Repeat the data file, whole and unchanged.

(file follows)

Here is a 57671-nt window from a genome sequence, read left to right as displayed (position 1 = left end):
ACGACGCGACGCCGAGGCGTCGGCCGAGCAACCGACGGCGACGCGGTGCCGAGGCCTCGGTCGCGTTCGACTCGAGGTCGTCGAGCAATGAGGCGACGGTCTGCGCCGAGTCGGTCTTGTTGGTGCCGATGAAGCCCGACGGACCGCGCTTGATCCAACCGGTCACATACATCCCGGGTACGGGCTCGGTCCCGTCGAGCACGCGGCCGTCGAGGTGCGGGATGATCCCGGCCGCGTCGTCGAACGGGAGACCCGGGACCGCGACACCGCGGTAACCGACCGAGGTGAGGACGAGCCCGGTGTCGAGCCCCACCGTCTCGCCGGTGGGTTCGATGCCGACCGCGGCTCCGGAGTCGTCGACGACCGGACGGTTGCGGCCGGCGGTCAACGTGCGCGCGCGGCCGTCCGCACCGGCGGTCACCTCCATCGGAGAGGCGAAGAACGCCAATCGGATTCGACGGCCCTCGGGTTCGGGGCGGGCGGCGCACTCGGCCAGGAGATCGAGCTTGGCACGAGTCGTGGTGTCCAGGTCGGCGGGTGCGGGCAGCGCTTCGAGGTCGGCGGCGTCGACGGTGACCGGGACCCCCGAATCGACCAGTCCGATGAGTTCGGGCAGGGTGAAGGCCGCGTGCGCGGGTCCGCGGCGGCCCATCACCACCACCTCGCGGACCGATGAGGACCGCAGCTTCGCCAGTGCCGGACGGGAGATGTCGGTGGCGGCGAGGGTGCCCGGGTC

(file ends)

Here is a 57671-nt window from a genome sequence, read left to right as displayed (position 1 = left end):
ACGACGCGACGCCGAGGCGTCGGCCGAGCAACCGACGGCGACGCGGTGCCGAGGCCTCGGTCGCGTTCGACTCGAGGTCGTCGAGCAATGAGGCGACGGTCTGCGCCGAGTCGGTCTTGTTGGTGCCGATGAAGCCCGACGGACCGCGCTTGATCCAACCGGTCACATACATCCCGGGTACGGGCTCGGTCCCGTCGAGCACGCGGCCGTCGAGGTGCGGGATGATCCCGGCCGCGTCGTCGAACGGGAGACCCGGGACCGCGACACCGCGGTAACCGACCGAGGTGAGGACGAGCCCGGTGTCGAGCCCCACCGTCTCGCCGGTGGGTTCGATGCCGACCGCGGCTCCGGAGTCGTCGACGACCGGACGGTTGCGGCCGGCGGTCAACGTGCGCGCGCGGCCGTCCGCACCGGCGGTCACCTCCATCGGAGAGGCGAAGAACGCCAATCGGATTCGACGGCCCTCGGGTTCGGGGCGGGCGGCGCACTCGGCCAGGAGATCGAGCTTGGCACGAGTCGTGGTGTCCAGGTCGGCGGGTGCGGGCAGCGCTTCGAGGTCGGCGGCGTCGACGGTGACCGGGACCCCCGAATCGACCAGTCCGATGAGTTCGGGCAGGGTGAAGGCCGCGTGCGCGGGTCCGCGGCGGCCCATCACCACCACCTCGCGGACCGATGAGGACCGCAGCTTCGCCAGTGCCGGACGGGAGATGTCGGTGGCGGCGAGGGTGCCCGGGTC